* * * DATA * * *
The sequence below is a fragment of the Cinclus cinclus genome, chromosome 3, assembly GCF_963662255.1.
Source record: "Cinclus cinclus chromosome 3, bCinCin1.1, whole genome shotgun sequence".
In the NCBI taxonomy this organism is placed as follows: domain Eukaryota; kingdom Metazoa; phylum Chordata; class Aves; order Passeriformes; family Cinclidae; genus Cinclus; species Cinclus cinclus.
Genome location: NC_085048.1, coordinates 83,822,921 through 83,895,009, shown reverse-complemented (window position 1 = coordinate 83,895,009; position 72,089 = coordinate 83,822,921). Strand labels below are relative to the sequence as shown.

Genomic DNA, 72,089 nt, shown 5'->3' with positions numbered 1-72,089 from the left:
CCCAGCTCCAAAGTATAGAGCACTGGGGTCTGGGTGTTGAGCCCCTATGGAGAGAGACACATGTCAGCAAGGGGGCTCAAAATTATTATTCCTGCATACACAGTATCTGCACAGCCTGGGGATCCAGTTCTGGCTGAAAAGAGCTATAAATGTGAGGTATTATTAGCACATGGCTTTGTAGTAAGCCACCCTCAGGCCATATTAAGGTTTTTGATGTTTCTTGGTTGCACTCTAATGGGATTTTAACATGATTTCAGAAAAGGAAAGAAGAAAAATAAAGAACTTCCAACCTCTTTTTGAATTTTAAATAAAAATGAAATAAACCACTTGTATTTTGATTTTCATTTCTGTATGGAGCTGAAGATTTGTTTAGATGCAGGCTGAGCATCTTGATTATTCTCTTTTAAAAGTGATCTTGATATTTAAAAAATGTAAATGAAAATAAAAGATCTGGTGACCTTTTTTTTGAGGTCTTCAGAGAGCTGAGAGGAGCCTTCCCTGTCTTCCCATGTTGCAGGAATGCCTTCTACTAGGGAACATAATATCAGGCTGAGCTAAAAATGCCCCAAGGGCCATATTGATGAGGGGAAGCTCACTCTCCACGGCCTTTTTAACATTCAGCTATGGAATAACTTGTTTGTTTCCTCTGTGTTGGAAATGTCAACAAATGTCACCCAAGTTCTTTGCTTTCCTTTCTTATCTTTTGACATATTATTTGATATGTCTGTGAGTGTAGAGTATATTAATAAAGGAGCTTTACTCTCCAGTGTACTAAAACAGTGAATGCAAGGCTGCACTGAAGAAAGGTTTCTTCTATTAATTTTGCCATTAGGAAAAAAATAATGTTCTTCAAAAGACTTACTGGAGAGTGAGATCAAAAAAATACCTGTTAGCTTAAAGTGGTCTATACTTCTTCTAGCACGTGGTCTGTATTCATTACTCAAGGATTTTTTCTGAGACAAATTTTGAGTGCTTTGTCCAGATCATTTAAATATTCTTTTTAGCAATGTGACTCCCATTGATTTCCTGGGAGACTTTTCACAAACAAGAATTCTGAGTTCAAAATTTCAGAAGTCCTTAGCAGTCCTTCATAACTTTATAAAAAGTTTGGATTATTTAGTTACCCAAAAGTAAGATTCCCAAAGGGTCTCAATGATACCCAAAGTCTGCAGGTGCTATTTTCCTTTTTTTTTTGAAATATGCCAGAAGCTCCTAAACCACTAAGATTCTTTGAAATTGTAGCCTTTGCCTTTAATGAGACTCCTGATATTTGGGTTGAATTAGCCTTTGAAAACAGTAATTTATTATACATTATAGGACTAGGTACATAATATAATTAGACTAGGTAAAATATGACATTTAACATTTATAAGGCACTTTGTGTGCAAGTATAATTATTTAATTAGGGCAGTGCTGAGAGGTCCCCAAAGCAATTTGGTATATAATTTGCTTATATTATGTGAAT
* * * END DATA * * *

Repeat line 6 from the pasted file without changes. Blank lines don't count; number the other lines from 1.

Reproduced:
CCCAGCTCCAAAGTATAGAGCACTGGGGTCTGGGTGTTGAGCCCCTATGGAGAGAGACACATGTCAGCAAGGGGGCTCAAAATTATTATTCCTGCATACACAGTATCTGCACAGCCTGGGGATCCAGTTCTGGCTGAAAAGAGCTATAAATGTGAGGTATTATTAGCACATGGCTTTGTAGTAAGCCACCCTCAGGCCATATTAAGGTTTTTGATGTTTCTTGGTTGCACTCTAATGGGATTTTAACATGATTTCAGAAAAGGAAAGAAGAAAAATAAAGAACTTCCAACCTCTTTTTGAATTTTAAATAAAAATGAAATAAACCACTTGTATTTTGATTTTCATTTCTGTATGGAGCTGAAGATTTGTTTAGATGCAGGCTGAGCATCTTGATTATTCTCTTTTAAAAGTGATCTTGATATTTAAAAAATGTAAATGAAAATAAAAGATCTGGTGACCTTTTTTTTGAGGTCTTCAGAGAGCTGAGAGGAGCCTTCCCTGTCTTCCCATGTTGCAGGAATGCCTTCTACTAGGGAACATAATATCAGGCTGAGCTAAAAATGCCCCAAGGGCCATATTGATGAGGGGAAGCTCACTCTCCACGGCCTTTTTAACATTCAGCTATGGAATAACTTGTTTGTTTCCTCTGTGTTGGAAATGTCAACAAATGTCACCCAAGTTCTTTGCTTTCCTTTCTTATCTTTTGACATATTATTTGATATGTCTGTGAGTGTAGAGTATATTAATAAAGGAGCTTTACTCTCCAGTGTACTAAAACAGTGAATGCAAGGCTGCACTGAAGAAAGGTTTCTTCTATTAATTTTGCCATTAGGAAAAAAATAATGTTCTTCAAAAGACTTACTGGAGAGTGAGATCAAAAAAATACCTGTTAGCTTAAAGTGGTCTATACTTCTTCTAGCACGTGGTCTGTATTCATTACTCAAGGATTTTTTCTGAGACAAATTTTGAGTGCTTTGTCCAGATCATTTAAATATTCTTTTTAGCAATGTGACTCCCATTGATTTCCTGGGAGACTTTTCACAAACAAGAATTCTGAGTTCAAAATTTCAGAAGTCCTTAGCAGTCCTTCATAACTTTATAAAAAGTTTGGATTATTTAGTTACCCAAAAGTAAGATTCCCAAAGGGTCTCAATGATACCCAAAGTCTGCAGGTGCTATTTTCCTTTTTTTTTTGAAATATGCCAGAAGCTCCTAAACCACTAAGATTCTTTGAAATTGTAGCCTTTGCCTTTAATGAGACTCCTGATATTTGGGTTGAATTAGCCTTTGAAAACAGTAATTTATTATACATTATAGGACTAGGTACATAATATAATTAGACTAGGTAAAATATGACATTTAACATTTATAAGGCACTTTGTGTGCAAGTATAATTATTTAATTAGGGCAGTGCTGAGAGGTCCCCAAAGCAATTTGGTATATAATTTGCTTATATTATGTGAAT